The United States and its allies are expected to send more weapons to anti-Syrian dictator Bashar al-Assad rebels to try to repel a new push to open a supply route between Iraq and Syria by Iran-allied Shiite militias fighting alongside local fighters.
According to human rights watchdog Amnesty International and news reports, citing the American armed forces, the U.S. military is arming both the anti-Assad Syrian rebels and pro-Assad Iran-allied Shiite militias in Iraq.
“[Syrian] Rebels said military aid has been boosted through two separate channels: a program backed by the U.S. Central Intelligence Agency (CIA), known as the MOC, and regional states including Jordan and Saudi Arabia, and one run by the Pentagon,” reveals Reuters.
“This has coincided with a march toward the Syrian border by Shi’ite militias from Iraq,” namely the Badr Organization, which is part of the Iran-allied Popular Mobilization Units (PMU) currently fighting alongside U.S.-backed Iraqi forces, adds the news outlet.
Amnesty International and news reports have accused the U.S. military of arming the Baghdad-sanctioned PMU, also known as the Popular Mobilization Forces (PMF) and Hashd al-Shaabi, to fight against the Islamic State (ISIS/ISIL).
Meanwhile, the American armed forces are reportedly providing weapons to Syrian rebels fighting against the Iran-backed dictator Bashar al-Assad.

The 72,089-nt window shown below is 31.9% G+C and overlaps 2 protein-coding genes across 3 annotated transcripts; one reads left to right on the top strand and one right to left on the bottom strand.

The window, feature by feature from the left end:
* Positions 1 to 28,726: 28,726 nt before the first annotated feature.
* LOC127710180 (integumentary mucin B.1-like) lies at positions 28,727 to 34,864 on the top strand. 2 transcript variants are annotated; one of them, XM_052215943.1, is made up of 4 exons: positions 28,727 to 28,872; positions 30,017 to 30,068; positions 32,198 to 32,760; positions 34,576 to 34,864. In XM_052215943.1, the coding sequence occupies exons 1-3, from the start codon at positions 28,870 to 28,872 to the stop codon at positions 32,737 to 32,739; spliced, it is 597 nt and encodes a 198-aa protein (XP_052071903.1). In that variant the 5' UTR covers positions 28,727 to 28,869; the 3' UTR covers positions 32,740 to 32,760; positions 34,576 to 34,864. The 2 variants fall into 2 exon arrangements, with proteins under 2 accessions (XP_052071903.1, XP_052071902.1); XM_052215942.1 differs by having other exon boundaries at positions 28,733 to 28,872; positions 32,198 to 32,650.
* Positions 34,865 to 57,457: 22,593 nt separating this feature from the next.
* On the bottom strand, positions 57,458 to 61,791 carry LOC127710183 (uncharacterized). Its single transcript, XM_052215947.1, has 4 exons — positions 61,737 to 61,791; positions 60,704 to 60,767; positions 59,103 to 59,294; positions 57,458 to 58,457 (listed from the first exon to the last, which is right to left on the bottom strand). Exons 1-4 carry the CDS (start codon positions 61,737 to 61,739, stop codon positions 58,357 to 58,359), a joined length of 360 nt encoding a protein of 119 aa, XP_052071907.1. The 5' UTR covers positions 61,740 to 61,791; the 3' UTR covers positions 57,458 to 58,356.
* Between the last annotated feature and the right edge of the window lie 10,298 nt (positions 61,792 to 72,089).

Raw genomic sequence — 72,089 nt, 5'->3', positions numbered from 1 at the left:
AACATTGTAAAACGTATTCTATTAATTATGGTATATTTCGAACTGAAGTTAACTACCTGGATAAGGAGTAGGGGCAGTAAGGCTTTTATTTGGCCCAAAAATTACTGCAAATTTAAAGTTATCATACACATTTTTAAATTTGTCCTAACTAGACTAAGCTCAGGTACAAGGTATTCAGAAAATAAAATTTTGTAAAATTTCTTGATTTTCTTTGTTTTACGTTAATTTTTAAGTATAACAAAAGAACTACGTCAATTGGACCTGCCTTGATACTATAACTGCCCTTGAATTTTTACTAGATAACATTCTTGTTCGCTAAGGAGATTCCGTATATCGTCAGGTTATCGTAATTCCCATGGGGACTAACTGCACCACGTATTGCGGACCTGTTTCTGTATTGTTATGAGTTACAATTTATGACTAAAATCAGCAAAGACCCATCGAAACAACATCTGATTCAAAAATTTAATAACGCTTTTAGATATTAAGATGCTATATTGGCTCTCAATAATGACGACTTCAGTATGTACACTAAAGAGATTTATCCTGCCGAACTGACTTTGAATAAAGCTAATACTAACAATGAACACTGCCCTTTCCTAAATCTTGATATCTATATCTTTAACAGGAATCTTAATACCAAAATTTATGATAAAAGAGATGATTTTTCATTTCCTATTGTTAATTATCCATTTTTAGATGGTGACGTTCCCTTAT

The article notes:
While in Iraq the United States has fought alongside Iranian-backed Iraqi government forces and Shi’ite militias against Islamic State, in Syria Washington has lined up against Assad’s Iranian-backed government and wants to block a further expansion of Iranian influence, with its regional allies, points out Reuters.
“The stakes are high as Iran seeks to secure its influence from Tehran to Beirut in a ‘Shi’ite crescent’ of Iranian influence through Iraq, Syria, and Lebanon, where Sunni Arab states have lost out in power struggles with Iran,” it adds.
Reuters learned from the Badr militia, linked to the U.S.-backed PMU, that its advance to the Syrian border would benefit the Assad forces.
“The Americans will not be allowed to control the border,” Badr leader Hadi al-Amiri told al-Mayadeen TV.
Iran has deployed tens of thousands of Shiite troops to fight on behalf of Assad in Syria, including members of the Iranian Revolutionary Guards Corp (IRGC), terrorists from Hezbollah, as well as fighters from neighboring Afghanistan and Pakistan.
“Syrian rebels say the United States and its allies are sending them more arms to try to fend off a new push into the southeast by Iran-backed militias aiming to open an overland supply route between Iraq and Syria,” reports Reuters.
In Iraq, Iran-allied PMU fighters are advancing towards the Syrian border, capturing territory along the way.
American law prohibits the U.S. military from providing assistance to Iraqi groups affiliated with the government of Iran.
The U.S. military has praised the Iran-backed Shiite PMU for its contribution in the ongoing fight to retake the Iraqi city of Mosul, considered ISIS’s last major bastion in Iraq.
Tension is reportedly building between Assad forces backed by Iran-allied Shiite militias from Iraq and Syrian rebels supported by the Syrian dictator’s enemies, which includes the United States.
U.S. President Donald Trump’s administration is reportedly trying to form a predominantly Sunni Arab coalition against Iran.
Iran and Russia are ardent supporters of the Assad regime in Syria.